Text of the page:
Here’s how to make homemade hand sanitizing gel (and why you probably shouldn’t bother)
Fears of coronavirus (COVID-19) are growing in the U.S. despite health officials suggesting that for most healthy people symptoms likely will be mild and not life-threatening. Those fears have caused shortages of hand sanitizing gels and other cleaning products that can help stop the spread of the virus.
But never fear, you can make your own hand sanitizer, assuming you can still find isopropyl alcohol and some aloe gel (or other similar emollient)
Health experts say the absolute best methods for avoiding contracting the virus are simple:
Avoid being around people who are sick (no-brainer, but we need to point that out).
Washing your hands with regular soap and water for at least 20 seconds.
Avoiding touching your face with unclean hands.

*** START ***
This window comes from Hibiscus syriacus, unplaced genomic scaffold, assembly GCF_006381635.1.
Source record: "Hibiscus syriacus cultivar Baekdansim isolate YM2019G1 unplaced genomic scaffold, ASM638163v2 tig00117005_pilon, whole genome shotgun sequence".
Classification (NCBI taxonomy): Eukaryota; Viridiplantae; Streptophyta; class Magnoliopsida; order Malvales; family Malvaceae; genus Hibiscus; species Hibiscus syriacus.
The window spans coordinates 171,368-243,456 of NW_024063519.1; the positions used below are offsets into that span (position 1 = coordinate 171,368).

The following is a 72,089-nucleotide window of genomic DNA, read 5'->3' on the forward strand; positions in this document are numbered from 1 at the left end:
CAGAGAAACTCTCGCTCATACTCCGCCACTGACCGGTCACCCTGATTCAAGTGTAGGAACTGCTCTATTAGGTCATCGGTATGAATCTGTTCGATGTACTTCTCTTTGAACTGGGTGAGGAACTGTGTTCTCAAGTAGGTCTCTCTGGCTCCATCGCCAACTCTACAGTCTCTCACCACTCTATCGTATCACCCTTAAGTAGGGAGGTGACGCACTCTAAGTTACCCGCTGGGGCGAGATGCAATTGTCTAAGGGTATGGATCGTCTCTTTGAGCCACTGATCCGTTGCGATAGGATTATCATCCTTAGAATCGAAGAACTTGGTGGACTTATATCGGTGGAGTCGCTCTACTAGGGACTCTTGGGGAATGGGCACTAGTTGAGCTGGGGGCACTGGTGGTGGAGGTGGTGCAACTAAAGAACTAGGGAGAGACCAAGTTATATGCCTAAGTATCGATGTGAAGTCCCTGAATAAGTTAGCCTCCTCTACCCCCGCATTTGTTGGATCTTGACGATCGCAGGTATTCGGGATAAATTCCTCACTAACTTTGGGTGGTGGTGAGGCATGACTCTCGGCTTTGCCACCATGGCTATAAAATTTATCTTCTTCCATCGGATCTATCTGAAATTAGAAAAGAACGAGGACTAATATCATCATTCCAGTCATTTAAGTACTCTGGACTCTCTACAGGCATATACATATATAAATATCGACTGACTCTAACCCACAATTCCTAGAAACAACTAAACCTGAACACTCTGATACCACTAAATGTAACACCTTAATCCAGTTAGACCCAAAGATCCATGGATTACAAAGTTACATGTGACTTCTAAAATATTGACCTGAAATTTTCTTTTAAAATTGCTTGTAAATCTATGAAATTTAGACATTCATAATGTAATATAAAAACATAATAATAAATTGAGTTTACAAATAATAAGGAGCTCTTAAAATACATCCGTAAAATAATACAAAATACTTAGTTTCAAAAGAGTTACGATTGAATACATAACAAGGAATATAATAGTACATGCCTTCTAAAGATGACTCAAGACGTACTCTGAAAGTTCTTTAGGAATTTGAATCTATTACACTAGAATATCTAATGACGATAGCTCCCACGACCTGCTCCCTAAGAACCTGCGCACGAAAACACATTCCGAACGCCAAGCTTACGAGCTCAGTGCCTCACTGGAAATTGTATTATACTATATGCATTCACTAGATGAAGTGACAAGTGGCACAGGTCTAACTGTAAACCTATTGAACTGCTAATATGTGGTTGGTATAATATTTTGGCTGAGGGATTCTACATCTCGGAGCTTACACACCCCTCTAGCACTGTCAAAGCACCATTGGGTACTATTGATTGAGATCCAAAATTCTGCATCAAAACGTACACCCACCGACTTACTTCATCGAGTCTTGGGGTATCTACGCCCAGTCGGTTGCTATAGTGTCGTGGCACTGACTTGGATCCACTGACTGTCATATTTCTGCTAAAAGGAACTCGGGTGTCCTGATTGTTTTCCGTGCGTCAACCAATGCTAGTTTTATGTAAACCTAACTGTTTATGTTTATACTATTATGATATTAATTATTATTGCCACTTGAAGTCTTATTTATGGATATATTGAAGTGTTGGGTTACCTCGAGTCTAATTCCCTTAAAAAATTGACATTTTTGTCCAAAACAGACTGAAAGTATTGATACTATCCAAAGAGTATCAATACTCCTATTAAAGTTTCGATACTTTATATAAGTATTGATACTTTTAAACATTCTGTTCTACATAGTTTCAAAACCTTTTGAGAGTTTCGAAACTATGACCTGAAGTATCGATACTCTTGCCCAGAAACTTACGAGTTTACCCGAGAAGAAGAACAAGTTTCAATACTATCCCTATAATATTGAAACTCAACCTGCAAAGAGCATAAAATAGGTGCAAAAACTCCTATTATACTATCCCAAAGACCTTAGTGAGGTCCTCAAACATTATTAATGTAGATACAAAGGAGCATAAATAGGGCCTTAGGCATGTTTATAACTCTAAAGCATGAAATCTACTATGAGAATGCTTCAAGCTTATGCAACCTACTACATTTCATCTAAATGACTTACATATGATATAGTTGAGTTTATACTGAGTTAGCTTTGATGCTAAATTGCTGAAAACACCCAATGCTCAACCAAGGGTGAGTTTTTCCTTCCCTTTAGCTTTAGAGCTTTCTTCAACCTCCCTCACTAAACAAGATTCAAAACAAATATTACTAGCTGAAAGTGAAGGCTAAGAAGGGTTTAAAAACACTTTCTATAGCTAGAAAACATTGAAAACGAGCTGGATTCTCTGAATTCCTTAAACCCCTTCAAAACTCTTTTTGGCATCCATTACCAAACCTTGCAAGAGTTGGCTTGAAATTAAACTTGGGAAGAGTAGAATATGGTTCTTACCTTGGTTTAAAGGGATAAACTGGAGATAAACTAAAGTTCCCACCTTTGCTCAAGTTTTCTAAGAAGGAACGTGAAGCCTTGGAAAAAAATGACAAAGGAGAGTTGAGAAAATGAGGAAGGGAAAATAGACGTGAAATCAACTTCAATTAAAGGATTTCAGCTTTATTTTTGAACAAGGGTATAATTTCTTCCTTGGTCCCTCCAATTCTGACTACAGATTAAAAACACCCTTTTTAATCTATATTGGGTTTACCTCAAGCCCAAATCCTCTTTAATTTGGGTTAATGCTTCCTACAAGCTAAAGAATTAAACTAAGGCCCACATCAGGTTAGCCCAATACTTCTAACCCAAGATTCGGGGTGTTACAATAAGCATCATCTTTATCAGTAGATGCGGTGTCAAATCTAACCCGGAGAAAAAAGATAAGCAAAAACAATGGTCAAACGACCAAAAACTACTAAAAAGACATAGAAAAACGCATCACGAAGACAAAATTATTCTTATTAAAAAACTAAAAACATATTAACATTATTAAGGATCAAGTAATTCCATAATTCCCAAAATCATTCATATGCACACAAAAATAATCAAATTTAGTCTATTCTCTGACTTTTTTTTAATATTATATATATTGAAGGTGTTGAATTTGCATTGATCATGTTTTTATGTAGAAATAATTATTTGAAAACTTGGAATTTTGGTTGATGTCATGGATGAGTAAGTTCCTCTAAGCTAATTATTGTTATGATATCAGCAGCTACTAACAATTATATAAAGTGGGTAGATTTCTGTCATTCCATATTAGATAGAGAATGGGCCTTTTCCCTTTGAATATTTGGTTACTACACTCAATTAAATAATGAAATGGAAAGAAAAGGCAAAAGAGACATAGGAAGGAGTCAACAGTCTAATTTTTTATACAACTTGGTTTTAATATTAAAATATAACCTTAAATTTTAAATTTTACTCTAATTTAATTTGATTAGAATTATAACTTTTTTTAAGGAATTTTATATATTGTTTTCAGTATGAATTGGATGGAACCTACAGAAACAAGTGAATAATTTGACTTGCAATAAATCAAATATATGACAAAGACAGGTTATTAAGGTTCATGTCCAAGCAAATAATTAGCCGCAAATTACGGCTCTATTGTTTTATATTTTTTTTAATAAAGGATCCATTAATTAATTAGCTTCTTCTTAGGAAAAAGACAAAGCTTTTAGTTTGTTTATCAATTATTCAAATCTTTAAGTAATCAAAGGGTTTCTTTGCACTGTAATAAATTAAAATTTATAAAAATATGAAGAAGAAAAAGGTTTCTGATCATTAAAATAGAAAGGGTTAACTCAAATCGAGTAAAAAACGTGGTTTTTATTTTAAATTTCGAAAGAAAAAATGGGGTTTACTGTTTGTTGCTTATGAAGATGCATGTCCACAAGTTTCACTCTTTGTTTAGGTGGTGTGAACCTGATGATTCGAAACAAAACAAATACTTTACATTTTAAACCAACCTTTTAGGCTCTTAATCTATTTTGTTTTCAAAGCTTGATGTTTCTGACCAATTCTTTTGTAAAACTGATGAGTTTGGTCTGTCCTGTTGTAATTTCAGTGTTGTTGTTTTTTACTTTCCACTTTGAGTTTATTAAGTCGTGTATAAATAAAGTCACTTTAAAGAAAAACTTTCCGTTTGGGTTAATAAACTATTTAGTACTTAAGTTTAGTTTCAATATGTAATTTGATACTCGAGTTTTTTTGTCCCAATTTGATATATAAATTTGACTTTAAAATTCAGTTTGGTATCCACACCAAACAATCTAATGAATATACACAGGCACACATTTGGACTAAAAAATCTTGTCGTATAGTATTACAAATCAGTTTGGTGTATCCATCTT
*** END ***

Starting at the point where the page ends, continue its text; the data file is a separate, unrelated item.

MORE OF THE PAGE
Hand sanitizing products like Purell and GermX have flown off the shelves, even in areas were the coronavirus haven’t been detected.
But for the DIY folks about there, you can create a homemade batch by mixing:
2/3 part isopropyl alcohol (at least 91% or higher)
1/3 part aloe gel (or glycerin)
Some folks add some essential oils to make the stuff smell less, alcohol-y, but that’s optional.
The key is making sure the overall percent of the mixture is at or above 60% alcohol. Using the above recipe, that would look mathematically like:
.91 (percent of alcohol) X .667 (1/3 of a whole unit of measurement = 60.07% alcohol.
Any less and the germ-fighting properties are diminished, health experts say, so if you mix it incorrectly you may give yourself a false sense of security.
But truthfully, unless you just have to be away from a sink washing your hands is still the best, most effective way to kill the virus.
Experts say washing the full hands with soap and water (including backs of hands, between fingers and under fingernails) should take at least 20 seconds.
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